The weavers were using the same yarns over and over again – so I chose to limit my sample yarns to just two (2/16 cotton for warp and 2/30 silk for weft).   I reviewed photos of my favourite Saris  and chose 6 colours to create all the fabrics plus the sequin yarn that they make by hand. I needed sequins to stuff into the double-weave pockets and could’t find any, so I decided to make my own by punching them from colourful pop cans with a paper punch.  My goal was to create 5 fabrics using the same  two yarns,  five colours and some of the simple yet highly effective techniques that were being used in Bengal.

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Group: Maiwa Handprints
Region: Vancouver, Canada
Artisan: Danielle Bush
Specialty: Natural dyes
The Masterwork: (in progress)
Seven mandalas inspired by the Indian chakra system to be printed with natural dyes on silk and organic cotton.
Comments: For my masterclass piece, I wanted to create something that reflected the Indian sensibility toward colours and their specific healing properties.  Working within the chakra energy system, I have designed seven mandalas to be painted with natural dyes on organic cotton.

Sahasrara ~ Crown
Anja ~ Minds Eye
Vishuddha ~ Voice
Anahata ~ Heart
Manipura ~ Solar Plexus
Svadhisthana ~ Sacral
Muladhara ~ Root

Working at Maiwa Handprints has been a constant inspiration for me. Participating in the Masterclass workshop and working alongside exceptional artisans in India has nurtured my growing passion and understanding for natural dyes and surface design.  

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Group: Maiwa Handprints
Region: Vancouver, Canada
Artisan: Tim McLaughlin
Specialty: Photography and videography, editing, archiving, and writing
The Masterwork: Two fragments of video footage showing key moments in the unfolding of the workshop.
Comments: Sometimes the part stands in for the whole – and so it is for me with these video clips. They are short moments that recall everything that happened in one remarkable week.

Chandan’s meditative – almost therapeutic – indigo dyeing is a testament to stillness. It is a quiet moment in the weather of activity that took place each day. Here is a man seduced by blue.

The unwrapping of a dyed piece was done in groups with much laughter and excitement. Faces and dyed hands. Artisans proudly holding what is newly-made up to the light.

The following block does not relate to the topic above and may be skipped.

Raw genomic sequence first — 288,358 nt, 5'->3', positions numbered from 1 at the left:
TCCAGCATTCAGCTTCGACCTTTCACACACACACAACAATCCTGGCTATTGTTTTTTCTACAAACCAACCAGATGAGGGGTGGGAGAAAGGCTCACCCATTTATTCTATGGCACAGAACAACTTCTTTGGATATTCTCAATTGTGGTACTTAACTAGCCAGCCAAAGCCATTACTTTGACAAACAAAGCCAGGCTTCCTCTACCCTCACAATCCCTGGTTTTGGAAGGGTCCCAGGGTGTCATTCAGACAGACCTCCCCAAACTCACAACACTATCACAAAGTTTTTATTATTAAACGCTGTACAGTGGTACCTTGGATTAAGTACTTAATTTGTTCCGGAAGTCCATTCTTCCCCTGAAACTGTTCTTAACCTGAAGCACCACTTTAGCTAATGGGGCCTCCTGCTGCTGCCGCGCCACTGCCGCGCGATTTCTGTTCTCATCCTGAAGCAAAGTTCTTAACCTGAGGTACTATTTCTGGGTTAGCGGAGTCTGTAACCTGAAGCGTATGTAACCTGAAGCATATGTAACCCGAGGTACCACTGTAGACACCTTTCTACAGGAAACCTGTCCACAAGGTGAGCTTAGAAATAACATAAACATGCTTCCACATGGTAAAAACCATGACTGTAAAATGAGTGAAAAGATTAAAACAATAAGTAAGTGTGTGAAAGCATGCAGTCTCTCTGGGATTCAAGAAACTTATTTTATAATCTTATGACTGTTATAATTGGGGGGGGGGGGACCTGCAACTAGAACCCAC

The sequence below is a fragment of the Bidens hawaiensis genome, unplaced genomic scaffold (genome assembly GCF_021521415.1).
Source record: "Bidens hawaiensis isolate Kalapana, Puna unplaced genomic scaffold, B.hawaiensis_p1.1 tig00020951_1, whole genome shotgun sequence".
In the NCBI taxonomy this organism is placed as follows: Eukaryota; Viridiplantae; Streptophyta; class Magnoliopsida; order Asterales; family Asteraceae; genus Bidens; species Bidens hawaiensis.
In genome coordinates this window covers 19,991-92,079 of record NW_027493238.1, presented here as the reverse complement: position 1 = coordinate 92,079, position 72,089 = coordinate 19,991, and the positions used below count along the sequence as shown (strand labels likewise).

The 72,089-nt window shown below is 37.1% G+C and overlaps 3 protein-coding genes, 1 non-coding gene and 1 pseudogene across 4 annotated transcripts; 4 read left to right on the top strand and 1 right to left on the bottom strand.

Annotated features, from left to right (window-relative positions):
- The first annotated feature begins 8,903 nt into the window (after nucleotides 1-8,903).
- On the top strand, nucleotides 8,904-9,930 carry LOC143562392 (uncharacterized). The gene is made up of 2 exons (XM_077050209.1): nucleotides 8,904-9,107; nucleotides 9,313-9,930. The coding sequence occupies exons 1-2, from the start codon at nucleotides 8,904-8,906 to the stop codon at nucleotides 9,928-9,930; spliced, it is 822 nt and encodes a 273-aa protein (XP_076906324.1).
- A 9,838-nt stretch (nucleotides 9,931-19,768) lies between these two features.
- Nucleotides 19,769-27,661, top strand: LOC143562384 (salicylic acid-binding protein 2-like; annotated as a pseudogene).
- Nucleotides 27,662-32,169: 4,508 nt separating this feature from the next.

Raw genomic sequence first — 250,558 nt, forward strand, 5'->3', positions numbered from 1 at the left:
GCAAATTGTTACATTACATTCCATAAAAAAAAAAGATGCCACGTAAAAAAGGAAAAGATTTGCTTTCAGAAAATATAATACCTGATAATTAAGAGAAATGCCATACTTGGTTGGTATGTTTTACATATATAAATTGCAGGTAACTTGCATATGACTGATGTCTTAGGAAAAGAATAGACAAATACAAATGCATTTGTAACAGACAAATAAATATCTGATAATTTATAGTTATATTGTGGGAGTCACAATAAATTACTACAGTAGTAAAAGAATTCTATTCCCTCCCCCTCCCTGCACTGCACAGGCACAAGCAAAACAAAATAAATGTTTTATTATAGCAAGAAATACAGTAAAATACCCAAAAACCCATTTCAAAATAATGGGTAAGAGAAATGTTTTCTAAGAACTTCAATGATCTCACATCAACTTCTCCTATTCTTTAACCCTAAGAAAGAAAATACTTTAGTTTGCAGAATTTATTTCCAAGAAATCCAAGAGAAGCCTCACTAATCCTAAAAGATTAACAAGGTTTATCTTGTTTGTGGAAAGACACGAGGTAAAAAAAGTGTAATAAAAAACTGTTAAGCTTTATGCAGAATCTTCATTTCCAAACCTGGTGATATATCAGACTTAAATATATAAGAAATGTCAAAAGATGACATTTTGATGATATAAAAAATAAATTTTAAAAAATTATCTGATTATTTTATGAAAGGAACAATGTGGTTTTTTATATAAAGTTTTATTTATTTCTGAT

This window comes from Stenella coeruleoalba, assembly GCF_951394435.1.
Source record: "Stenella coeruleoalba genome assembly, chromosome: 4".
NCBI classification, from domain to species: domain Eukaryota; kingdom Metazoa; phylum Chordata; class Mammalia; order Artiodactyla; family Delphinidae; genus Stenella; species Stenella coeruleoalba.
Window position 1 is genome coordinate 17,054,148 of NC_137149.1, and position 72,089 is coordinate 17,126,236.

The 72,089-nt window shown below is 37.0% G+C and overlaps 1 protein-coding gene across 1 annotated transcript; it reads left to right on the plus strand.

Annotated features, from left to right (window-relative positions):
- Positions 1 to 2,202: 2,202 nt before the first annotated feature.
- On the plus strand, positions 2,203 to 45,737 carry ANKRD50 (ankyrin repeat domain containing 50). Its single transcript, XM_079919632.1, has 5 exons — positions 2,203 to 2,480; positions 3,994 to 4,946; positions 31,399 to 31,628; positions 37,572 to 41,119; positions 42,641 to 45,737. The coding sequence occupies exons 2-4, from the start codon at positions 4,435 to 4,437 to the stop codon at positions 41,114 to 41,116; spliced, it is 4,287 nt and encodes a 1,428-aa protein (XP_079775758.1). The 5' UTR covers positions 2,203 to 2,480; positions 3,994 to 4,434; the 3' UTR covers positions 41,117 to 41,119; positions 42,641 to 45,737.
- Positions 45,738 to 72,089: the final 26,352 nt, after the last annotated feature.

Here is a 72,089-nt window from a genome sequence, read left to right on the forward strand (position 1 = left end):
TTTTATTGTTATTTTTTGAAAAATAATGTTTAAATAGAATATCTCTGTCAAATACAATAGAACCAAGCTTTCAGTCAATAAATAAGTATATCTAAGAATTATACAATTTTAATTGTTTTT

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Group: Maiwa Handprints
Region: Vancouver, Canada
Artisan: Charllotte Kwon, Sophena Kwon
Specialty: Design and production of clothing featuring natural dyes and promoting the continuation of artisan traditions.
The Masterwork: Cotton scarves and linen tea-towels dyed a range of colours with natural dyes.
Comments: Maiwa works on linen - it is one of the hardest fibres to naturally dye. We love linen and needed to be able to dye it as effectively as we naturally-dye cotton.

Indian artisans are skilled in dyeing cotton, but like us they don’t have deep experience with linen. 

We have seen significant impovement by using alum acetate at 8% on linen with a long (2 day) mordant  which is neutralized with calcium carbonate prior to dyeing. We are still experimenting with dry/wet hot/cold variations.

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Did you see the exhibit? Comments are welcome.

4 comments:

  1. Thanks for this post with all its detail. I did attend the opening, but because of where I was standing, I was not able to follow the pieces as Charllotte spoke about them, so this is very much appreciated. The central ikat piece is astounding.

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  2. How do I get contacted about Maiwa events like this in the future ? I would love to attend sometime ! ~edith

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  3. i'd like to know if i could buy the work produced by bengal weavers?

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  4. The work of Bengal weavers is available in our online store here:

    http://www.maiwa.com/home/accessories/shawls/bengal/index.html

    And a wide selection is also available in our Granville Island Store.

    ReplyDelete